UPDATE 6:11 PM: Brian Windhorst also reported that Wolves center Ryan Hollins could be involved in the deal.
5:23 PM: The Cleveland Cavaliers have been linked to all kinds of names in their attempt to repopulate their void left by LeBron James’ departure. Ramon Sessions has been a recurring figure in those rumors, and despite a period of internet silence regarding that possibility, it seems like both teams are ready to roll once again. According to Brian Windhorst of the Cleveland Plain Dealer, the Cavs and the Minnesota Timberwolves have had “advanced talks” about the possibility of a deal that would include Ramon Sessions.
The Wolves have reportedly been trying to move one of their point guards (either Sessions or Jonny Flynn) throughout the summer. Signing Luke Ridnour to a four-year, $16 million contract made that task both more difficult and more urgent (having three PGs in the rotation negates some of Minnesota’s leverage).
The Cavs, on the other hand, are clearly not enamored with Mo Williams. They’re also trying to capitalize on Delonte West’s partially unguaranteed salary for next season by moving him to a team looking to dump salary, and based on Sessions’ sub-par 2009-2010 season, Minny certainly qualifies. The Wolves have a positional glut with no clear standout, and Sessions would be completely unnecessary there next season. Meanwhile, Cleveland is looking for younger pieces to build around, and willing to take a shot on the 24 year-old point guard.
Sessions for West would be a legal swap straight-up, and would save Minnesota about $3.5 million next season if they were to waive West prior to August 3rd. Then again, there are no reports indicating that West’s inclusion in the deal is certain, and there could conceivably be a number of moving parts to a trade for Sessions.
Craig Sager couldn’t be in Rio covering the Olympics for NBC, his cancer wouldn’t allow it. That didn’t stop Team USA from reaching out to him before they left. Or from Nike designing a sweet pair of shoes for him.
Now there is good news on his battle against leukemia — he will have a third bone marrow transplant, according to his son Craig Sager II.
This is fantastic news for a man and family who have been through a lot. Hopefully, this treatment is a step forward for Sager, a man beloved by everyone around the NBA.
The Oklahoma City frontcourt is crowded. Enes Kanter and Steven Adams will start, and they will have Nick Collison, Ersan Ilyasova, Domantas Sabonis, and now Joffrey Lauvergne behind them.
Which likely means Mitch McGary‘s done as a member of the Thunder, according to Royce Young of ESPN.
McGary has battled injuries his two seasons in the league and got on the court for only 72 minutes total last season for the Thunder (he played in more games and put up solid numbers in the D-LEague). He was not part of the future there regardless. He’s an undersized five trying to play the four and what he brought as a rookie — energy — was not enough as a sophomore.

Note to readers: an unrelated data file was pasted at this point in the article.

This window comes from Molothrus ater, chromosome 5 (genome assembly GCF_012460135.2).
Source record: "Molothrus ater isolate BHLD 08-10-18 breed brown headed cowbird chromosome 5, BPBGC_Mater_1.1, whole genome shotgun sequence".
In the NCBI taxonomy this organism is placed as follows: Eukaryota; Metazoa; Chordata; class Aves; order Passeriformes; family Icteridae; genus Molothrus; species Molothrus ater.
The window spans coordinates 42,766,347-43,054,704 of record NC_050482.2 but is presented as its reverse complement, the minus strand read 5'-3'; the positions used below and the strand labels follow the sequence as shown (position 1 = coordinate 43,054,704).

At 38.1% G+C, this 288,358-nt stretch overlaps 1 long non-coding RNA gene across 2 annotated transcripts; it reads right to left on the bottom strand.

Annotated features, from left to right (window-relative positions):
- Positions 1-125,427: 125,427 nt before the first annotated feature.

McGary will make $1.5 million this season. He may be tough to move because he’s suspended for the first five games he’s eligible to play next season for failing the league’s drug policy (five games is the standard suspension for testing positive for marijuana three times). Maybe a team looking to develop players will give him a shot, but there is little trade value for him.
If you can knock down a 19-foot shot, then a 15-footer should be easier. Right?
Apparently that — and just basic muscle memory — is the latest attempt to improve Dwight Howard‘s free throw shooting. And, he seems to be knocking down those shots.
It’s not hard to see the logic in this approach.
The challenge is form and reps are not the problems for Howard — or DeAndre Jordan or Andre Drummond or others — when it comes to hitting free throws. Anyone who says “why don’t they just practice the shot” doesn’t pay attention, these guys put in a lot of work on the shot. Pregame and in practice (I’m Los Angeles based), Jordan probably hits 65 percent from the line. At least.
The problem is mental. That can be a tougher hurdle to clear. Maybe taking 19 footers and knocking them down will have Howard feeling more confident at the stripe this season.
But we’re going to need to see it to believe it. Just like we’re going to have to see a rejuvenated Howard in Atlanta before we believe this season will be different from the last few.
Until this season, Jason Thompson had never been to the playoffs. He spent seven seasons in Sacramento before getting traded to the Warriors last offseason, and then signing with the Raptors midseason when Golden State waived him to make room on the roster for Anderson Varejao. His NBA days appear over, at least for now. International basketball reporter David Pick reports that Thompson has agreed to a deal to play in China.
Since the CBA’s season ends in March, Thompson could theoretically join an NBA team for the stretch run next year. But he didn’t appear to have much interest on the free-agent market this summer.